Audio recordists who know their stuff always use pop filters on microphones, especially for voice overs where the talent works close to the microphone. But, sadly, not everyone knows about a lowly accessory that can make the difference between amateurish and professional recordings.
Pop filters, usually made of fabric, are normally cheaply made and are often given away as freebies at audio trade shows and other events. They work OK and are certainly better than using nothing. However, a good pop filter needs to have a firm grip and adjustable arm so that it can be moved to accomdate the microphone and the recording.
Tired of fooling around with cheaply-made pop filters, I investigated what’s available to users who want a good, solid, reliable product. All paths led to the Stedman Corp. in Richland, Michigan, a maker of professional pop filters and other accessories since 1992.
Stedman’s Proscreen XL pop filter ($79.00), the company’s top of the line model, uses an advanced filter design that offers a large six-inch diameter screen with an ultra-fine rubber surround that does not interfere with vocal recording sound quality. Setup is easier with its extended clamp and a 13-inch heavy duty adjustable gooseneck.
The Proscreen pop filter is far more effective than fabric filters. Instead of simply diffusing bursts, the Proscreen redirects airflow downward away from the microphone capsule. Even close vocal work will not allow popping “P’s” or “B’s” to reach the microphone.
The large openings in the metal screen allow vocal sound to pass through to the microphone unobstructed and uncolored, preserving critical recorded detail.
The Proscreen XL provides excellent burst prevention for any voice recording application.
The Proscreen filter material and the high strength metal alloy clamp are both finished with a powder coating that will last a lifetime of recording sessions.The gooseneck is covered with a heavy duty vinyl shrink material keeping the flexible gooseneck protected and offers lower noise while adjustments are made.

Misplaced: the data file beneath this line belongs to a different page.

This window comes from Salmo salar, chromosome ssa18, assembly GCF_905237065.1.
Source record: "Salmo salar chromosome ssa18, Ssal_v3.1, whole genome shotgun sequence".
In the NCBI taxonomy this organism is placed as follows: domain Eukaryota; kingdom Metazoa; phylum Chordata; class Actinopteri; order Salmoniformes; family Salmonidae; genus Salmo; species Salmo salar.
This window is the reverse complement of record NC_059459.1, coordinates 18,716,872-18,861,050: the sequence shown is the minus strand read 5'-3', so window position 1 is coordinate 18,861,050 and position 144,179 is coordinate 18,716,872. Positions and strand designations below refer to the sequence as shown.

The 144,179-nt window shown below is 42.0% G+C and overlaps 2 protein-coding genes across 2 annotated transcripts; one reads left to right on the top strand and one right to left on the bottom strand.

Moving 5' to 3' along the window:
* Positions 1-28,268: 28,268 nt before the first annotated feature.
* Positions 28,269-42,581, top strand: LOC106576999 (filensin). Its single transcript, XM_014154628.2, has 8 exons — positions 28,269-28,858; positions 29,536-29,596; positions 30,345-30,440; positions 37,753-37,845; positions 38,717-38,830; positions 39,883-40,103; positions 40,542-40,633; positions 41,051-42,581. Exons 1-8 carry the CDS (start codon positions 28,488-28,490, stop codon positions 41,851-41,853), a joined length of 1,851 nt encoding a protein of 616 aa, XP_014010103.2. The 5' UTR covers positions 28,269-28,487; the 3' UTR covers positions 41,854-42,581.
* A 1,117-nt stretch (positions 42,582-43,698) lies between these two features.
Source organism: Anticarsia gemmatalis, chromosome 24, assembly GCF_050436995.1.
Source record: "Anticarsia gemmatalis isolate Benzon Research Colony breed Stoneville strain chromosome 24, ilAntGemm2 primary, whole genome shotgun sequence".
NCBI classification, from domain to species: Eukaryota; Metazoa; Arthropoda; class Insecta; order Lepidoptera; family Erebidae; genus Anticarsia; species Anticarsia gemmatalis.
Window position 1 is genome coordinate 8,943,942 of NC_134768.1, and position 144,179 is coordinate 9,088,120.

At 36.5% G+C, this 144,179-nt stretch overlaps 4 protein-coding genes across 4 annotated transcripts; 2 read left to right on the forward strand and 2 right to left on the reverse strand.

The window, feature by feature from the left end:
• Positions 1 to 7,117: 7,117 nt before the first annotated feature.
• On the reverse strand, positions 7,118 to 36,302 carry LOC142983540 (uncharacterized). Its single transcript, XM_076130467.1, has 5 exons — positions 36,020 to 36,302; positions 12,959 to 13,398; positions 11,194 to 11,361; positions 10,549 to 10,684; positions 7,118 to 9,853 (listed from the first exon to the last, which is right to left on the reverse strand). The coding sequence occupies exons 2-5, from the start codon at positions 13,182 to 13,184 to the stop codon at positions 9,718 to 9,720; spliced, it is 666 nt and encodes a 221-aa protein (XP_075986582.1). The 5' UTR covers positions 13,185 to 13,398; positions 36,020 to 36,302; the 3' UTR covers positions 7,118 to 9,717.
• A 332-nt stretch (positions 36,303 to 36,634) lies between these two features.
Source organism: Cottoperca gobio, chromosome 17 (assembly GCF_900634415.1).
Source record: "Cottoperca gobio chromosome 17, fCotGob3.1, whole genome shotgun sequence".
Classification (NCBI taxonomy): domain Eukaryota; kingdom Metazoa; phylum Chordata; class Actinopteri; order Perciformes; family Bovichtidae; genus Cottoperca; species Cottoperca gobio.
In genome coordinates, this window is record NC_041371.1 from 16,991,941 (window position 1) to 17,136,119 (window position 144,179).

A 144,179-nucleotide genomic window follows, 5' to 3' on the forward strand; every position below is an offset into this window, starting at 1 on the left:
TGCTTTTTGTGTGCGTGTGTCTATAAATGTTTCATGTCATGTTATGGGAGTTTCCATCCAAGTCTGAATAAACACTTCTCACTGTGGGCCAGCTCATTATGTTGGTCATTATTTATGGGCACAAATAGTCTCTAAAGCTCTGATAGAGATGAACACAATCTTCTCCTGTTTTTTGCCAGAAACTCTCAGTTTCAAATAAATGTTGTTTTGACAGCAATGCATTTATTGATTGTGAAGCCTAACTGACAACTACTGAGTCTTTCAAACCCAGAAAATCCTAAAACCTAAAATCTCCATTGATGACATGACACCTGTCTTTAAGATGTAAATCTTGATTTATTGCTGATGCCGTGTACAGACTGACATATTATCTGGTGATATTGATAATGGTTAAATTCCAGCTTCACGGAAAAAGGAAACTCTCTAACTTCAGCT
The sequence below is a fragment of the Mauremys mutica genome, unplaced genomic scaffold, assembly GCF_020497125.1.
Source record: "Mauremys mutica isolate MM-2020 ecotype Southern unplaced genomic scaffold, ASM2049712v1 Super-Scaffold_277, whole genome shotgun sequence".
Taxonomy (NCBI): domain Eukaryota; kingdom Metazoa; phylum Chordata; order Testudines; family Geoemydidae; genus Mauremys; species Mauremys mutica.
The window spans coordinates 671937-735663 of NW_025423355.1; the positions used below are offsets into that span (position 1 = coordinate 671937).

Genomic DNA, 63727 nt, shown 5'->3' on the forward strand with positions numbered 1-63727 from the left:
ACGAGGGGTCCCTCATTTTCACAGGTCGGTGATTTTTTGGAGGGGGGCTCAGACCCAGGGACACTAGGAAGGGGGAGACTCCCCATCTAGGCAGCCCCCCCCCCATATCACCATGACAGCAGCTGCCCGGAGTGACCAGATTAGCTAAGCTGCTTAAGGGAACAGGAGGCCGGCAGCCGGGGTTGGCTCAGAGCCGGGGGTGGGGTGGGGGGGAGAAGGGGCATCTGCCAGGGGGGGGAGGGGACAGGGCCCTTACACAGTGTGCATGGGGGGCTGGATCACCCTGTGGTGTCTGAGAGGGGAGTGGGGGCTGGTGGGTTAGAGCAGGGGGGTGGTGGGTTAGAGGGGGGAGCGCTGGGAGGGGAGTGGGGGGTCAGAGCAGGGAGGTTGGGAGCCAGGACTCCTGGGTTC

The Proscreen can be easily washed after each use. The whole screen can be immersed into a mild solution of detergent and rinsed with warm water. Antibacterial detergents may also be used as well. Once cleaned, a towel can be used to dry the screen.
Stedman Proscreen’s feature a high quality clamping knob with a soft nylon tip to protect studio equipment from scratches. Best, of all, the clamp soldily holds the filter in place and does not flop around, like so many cheaply made filters do. It fits on stands with a range from .39 to .925 inches. The screen is best used at least two inches away from the front of the microphone.
The Prosceen is 26.5 inches long, 6.1 inches wide and weighs 10 ounces. There is also the smaller, four-inch PS101 metal pop filter ($59.00) and PS100 metal filter ($49.00) for mounting on microphone stands.
After hand-holding a filter for my last voice over, I finally bit the bullet and invested in a Proscreen XL. I’m glad I did. You get what you pay for and a good pop filter is an essential investment for professional recordings — regardless of the microphone you use.
You might also like...
While it seems that everyone today is launching a new podcast, few know how to do it. Though on the surface it might appear easy, the devil is in the details. Here’s the right way to approach the task.
[Editor’s Note: Kevin Duff is an award-winning live television sound supervisor and dubbing mixer with over 30 years of industry experience on some of the largest TV productions. Here he provides a first-hand account of using the Solid State Logic S…
As audio and video technology becomes more mobile, the size of high-quality digital audio components get ever more smaller and compact. A good example of this trend is the Tascam DR-10L, a $199.99 combo digital audio recorder and lavalier mic…
A professional level portable microphone mixer is not part of every audio pro’s field gear. But to get consistent audio from a range of microphones under a range of tough conditions, a portable mixer is a must-have tool.
So you’re hanging out the shingle as a sound operator for video documentaries. You’ve spent some time on crews learning the craft and perhaps even studied audio production at a film school. You feel you are now ready to …